This post was inspired by the following from Bob Lefsetz

1. Listen to a lot of records. A knowledge of music is the best education. Spend more time listening than posting on Facebook. The musicians of yore could play every lick on their favorite blues records, can you?

There are a million more jewel’s in Bob’s recent letter entitled “New Rules” but I wanted to focus in on that particular statement for the purposes of this post.

Last evening we posted a ton of D’Angelo covers on the FB page. It’s pretty evident that D’Angelo and all of his musical collaborators did their homework. I know I’m preaching to the choir here when I say this, but homework takes time. Lots and lots of time. At times you may become frustrated and feel like you are not able to complete the assignment. Sometimes it’s good to at that point just walk away and come back to the problem another day. Other times it just clicks.

I think what I am describing here the great ones have and will continue to wrestle with. It’s the concept that Clark Terry so eloquently laid out which is that in the development of true musicianship there are three stages: Imitation, Assimilation and Innovation.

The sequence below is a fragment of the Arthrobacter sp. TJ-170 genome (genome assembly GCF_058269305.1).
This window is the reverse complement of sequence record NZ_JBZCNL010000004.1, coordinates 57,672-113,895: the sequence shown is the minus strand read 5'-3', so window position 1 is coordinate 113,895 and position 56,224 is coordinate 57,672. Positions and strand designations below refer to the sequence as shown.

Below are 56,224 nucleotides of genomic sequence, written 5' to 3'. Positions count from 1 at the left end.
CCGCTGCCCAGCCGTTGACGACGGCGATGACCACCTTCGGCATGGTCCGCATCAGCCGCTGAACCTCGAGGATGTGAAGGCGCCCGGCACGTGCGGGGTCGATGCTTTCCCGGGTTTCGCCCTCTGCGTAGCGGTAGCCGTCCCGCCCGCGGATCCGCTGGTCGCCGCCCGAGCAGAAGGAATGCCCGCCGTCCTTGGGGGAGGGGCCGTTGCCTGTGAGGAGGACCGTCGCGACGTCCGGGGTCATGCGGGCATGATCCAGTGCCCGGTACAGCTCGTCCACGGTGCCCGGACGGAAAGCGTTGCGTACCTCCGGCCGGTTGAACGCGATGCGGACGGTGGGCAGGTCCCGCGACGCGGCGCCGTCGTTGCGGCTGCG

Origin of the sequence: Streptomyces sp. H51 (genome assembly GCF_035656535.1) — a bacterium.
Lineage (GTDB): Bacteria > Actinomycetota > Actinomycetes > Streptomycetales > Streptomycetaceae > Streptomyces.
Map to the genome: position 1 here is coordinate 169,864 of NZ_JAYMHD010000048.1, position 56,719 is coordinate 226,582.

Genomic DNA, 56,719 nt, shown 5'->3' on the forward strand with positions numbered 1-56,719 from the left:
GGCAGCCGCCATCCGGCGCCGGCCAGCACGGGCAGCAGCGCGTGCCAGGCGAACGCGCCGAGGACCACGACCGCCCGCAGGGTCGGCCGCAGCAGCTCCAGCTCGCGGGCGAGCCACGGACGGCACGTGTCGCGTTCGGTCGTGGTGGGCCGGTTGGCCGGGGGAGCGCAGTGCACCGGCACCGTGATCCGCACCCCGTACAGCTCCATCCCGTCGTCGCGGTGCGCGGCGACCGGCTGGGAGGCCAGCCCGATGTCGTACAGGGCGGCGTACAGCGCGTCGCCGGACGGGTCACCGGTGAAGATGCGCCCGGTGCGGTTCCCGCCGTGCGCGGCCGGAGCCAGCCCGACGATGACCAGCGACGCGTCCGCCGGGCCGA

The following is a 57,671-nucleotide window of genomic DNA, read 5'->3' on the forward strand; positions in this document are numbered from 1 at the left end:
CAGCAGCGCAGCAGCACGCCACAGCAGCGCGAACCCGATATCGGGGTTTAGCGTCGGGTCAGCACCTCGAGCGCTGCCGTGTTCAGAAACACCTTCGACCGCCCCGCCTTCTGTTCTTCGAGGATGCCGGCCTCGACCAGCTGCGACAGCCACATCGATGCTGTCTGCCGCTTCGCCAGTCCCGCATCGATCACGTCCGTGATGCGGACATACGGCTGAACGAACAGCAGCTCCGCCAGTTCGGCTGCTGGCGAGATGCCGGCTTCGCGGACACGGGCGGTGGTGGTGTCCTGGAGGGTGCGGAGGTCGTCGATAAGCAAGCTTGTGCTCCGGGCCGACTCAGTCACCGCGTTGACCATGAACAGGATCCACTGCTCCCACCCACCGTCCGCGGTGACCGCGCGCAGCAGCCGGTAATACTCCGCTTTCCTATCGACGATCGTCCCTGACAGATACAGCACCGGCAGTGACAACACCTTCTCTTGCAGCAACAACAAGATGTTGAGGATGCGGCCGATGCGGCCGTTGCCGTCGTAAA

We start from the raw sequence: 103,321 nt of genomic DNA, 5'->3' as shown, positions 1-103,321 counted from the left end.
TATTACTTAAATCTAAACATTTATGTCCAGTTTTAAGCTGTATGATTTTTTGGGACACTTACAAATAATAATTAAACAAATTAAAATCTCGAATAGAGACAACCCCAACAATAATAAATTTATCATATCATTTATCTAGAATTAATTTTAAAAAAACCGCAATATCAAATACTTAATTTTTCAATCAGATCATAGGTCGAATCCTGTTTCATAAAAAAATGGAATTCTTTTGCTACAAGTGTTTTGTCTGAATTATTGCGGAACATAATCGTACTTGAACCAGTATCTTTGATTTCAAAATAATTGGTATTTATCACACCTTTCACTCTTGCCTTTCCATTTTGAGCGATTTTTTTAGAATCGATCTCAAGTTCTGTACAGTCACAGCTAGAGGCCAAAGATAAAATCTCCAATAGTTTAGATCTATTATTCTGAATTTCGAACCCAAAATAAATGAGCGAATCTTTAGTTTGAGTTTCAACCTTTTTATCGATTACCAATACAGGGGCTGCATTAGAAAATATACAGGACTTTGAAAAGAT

So when the question is asked “Did you do your homework?” it really doesn’t have to be asked because it will show in the end product. Every great artist you know, knows hundreds of cover tunes note for note, lick for lick that’s what they practiced on while they were finding their own voice. They had their key influencers that are undeniable, yet they developed to the point that they have their own distinct voice as well. It’s not glamorous, but it’s oh so necessary because in the end those who complete their homework go to the head of the class.

Ivan Orr is a multi-instrumentalist, composer, performer, and writer. A native of Charlottesville, Virginia Ivan was involved with the forming and nascent days of The Music Resource Center as its first Program Director. A graduate of Virginia Commonwealth University’s Department of Music, Ivan currently resides in Richmond, VA where he maintains an active performance and production schedule while serving as the Music Editor for Grown Folks Music, a position he has held since 2010.